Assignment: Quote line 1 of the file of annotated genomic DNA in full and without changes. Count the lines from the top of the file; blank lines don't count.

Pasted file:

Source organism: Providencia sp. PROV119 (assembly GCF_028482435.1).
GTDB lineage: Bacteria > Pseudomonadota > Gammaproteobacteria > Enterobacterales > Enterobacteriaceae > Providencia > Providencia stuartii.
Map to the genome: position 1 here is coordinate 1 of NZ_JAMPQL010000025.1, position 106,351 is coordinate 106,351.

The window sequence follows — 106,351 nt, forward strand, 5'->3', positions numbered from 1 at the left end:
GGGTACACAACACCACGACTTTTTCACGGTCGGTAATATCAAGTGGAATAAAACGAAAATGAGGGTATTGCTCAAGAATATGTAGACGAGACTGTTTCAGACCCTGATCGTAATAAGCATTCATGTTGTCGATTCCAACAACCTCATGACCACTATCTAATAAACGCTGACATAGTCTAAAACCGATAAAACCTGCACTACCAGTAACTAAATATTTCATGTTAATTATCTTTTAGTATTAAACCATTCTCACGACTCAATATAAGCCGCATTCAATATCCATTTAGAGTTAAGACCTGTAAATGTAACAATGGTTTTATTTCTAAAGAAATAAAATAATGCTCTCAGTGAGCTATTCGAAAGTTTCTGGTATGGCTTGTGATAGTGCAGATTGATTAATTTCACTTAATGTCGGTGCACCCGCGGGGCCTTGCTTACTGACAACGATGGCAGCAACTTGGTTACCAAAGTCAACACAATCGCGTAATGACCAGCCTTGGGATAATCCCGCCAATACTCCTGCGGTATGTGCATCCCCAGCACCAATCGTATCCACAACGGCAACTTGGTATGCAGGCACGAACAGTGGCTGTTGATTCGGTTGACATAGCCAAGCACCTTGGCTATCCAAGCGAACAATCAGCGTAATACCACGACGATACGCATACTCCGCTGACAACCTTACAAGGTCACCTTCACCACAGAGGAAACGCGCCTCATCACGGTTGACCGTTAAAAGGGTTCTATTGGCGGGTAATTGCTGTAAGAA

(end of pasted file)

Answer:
Source organism: Providencia sp. PROV119 (assembly GCF_028482435.1).